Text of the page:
Top Social

Book Review: Face Paint by Lisa Eldridge

Wednesday, 16 December 2015
You probably have all heard me say how much I adore Lisa Eldridge. She is definitely my favourite makeup artist and I really identify with her flattering enhance rather than cover philosophy. I have probably watched all of her videos at least once so when she released this beautiful book of course I had to pick it up.

I honestly really enjoyed this book; so much so that I actually read all 240 pages from cover to cover. What I was most pleasantly surprised by that this book definitely isn't a how to. She has plenty of great videos that cover every possible look and technique. Instead, this book really discussed the history and emergence of makeup and as a trained archaeologist and total history nerd I really like that. 

The book is structured thematically rather than chronologically which was an excellent choice because it makes it far more fluid and enjoyable to read. Lisa really interestingly explores that three fundamental colours of the ancient (and modern too) palette; red, white and black. Throughout these she touches on the history of makeup from various cultures including ancient Egypt, Greece, Japan, Medieval Europe and the post enlightenment distinctive styles of Venice and France. I was really impressed by the calibre of research in this section as well and it is very clear that Lisa has put a lot of work in. I have studied ancient Egyptian makeup and her research is spot on with the common and understandable misconception that ancient Egyptian kohl was made with antimony. She even had references from ancient Greek writer Xenophon and Roman writer, Ovid. If you aren't as into ancient history as me thought here are still heaps of discussion about more classic and modern uses of the key colour palette.
The book is also interspersed with biographical features that Lisa has labelled her "Makeup Muses". These ranged from the classic feline eye of Brigitte Bardot to bold structure of Nefertiti and the timeless beauty of Audrey Hepburn. They are extremely varied from all cultures, time periods and makeup styles and it was really interesting to read about all the makeup looks that have inspired Lisa over her career.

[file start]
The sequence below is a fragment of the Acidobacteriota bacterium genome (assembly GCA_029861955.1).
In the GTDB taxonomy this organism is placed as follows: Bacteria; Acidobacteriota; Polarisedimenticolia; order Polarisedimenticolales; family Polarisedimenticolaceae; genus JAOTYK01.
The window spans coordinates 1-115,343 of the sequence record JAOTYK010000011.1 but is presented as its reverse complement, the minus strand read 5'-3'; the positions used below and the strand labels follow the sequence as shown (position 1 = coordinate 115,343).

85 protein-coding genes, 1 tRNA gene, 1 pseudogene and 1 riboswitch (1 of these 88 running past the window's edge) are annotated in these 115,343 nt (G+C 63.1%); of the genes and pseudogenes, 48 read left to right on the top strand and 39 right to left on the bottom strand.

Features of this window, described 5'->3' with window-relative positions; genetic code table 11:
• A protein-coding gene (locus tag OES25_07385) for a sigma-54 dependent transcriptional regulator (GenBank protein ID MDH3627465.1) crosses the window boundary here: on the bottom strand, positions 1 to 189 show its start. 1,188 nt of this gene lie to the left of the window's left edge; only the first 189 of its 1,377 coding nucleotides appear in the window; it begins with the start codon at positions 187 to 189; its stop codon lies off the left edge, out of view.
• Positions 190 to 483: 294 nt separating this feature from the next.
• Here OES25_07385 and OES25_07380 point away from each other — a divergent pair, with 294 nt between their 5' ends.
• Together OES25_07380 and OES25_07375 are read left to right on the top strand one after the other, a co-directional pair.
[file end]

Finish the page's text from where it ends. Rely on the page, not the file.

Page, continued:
"The Business of Beauty" goes into great details and hilarious stories about the feud between Elizabeth Arden, Helena Rubinstein and Charles "Revlon" Revson as they duked it out in the early 20th century to become the premiere world makeup retailer. The story about how Helena Rubinstein and Elizabeth Arden, enemies united by their hate, referred to Charles Revson as "The Nail Man" made me laugh. Even better though was Revson who, in a childish but satisfying sort of paypack, purchased Rubinstien's Park Avenue apartment after her death just so he could redecorate it in a style he knew she would have hated. These amazing stories, folded in with a history of how the modern makeup business and technology developed to what we see today make for a really enjoyable read. 
Lisa's voice throughout the book is a joy to read and really communicates the true appeal of makeup artistry and why women choose to wear it for themselves and no one else. This really shines through in her amazing afterword where, of all the quotes she could have used, she chooses a pearl by Miss Piggy herself. Anyone who loves makeup will have been told at one point or another that "they shouldn't wear so much makeup" or that "men prefer natural beauty" so I definitely am with Miss Piggy on that one. Lisa finishes with the words that really resound for me as a smart, educated woman who also likes to play with makeup...

"Ultimately, nothing empowers a woman more than the right to a good education, and the freedom to choose whether to wear a red lip and smoky eye... or not."

I truly am in love with this book, both for its beautiful illustrations and makeup inspiration, but also for the exceptional insight it gives into the history of makeup and just how far women have come to a point where we can finally wear makeup without judgement. I've read quite a few makeup books, most of which were more how-to-guides, but this is easily a standout in its class. If you love makeup, history, Lisa Eldridge or heck, even count yourself a feminist, you will love this book. 

Stay Rosy. 
3 comments on "Book Review: Face Paint by Lisa Eldridge"
  1. Sounds so great. I am reading the Sali Hughes book right now which is great too. This shounda like a great present for a beauty nerd!

  2. Great review! I have the book and have started reading and it is so interesting. Life has just been so hectic at the moment I haven't gotten thru much yet, but it's on my coffee table along with another 8 ( yep seriously!) books I've vowed to get to throughout the Christmas holidays. Should keep me busy for a few weeks lols x
    The Beauty Bloss

  3. Eeee I'm getting this for Christmas! I'm so excited to dig into it. I was so mesmerised by her video explaining it, it all seems SO interesting.

    Tasha // shiwashiful.


Auto Post Signature

Auto Post  Signature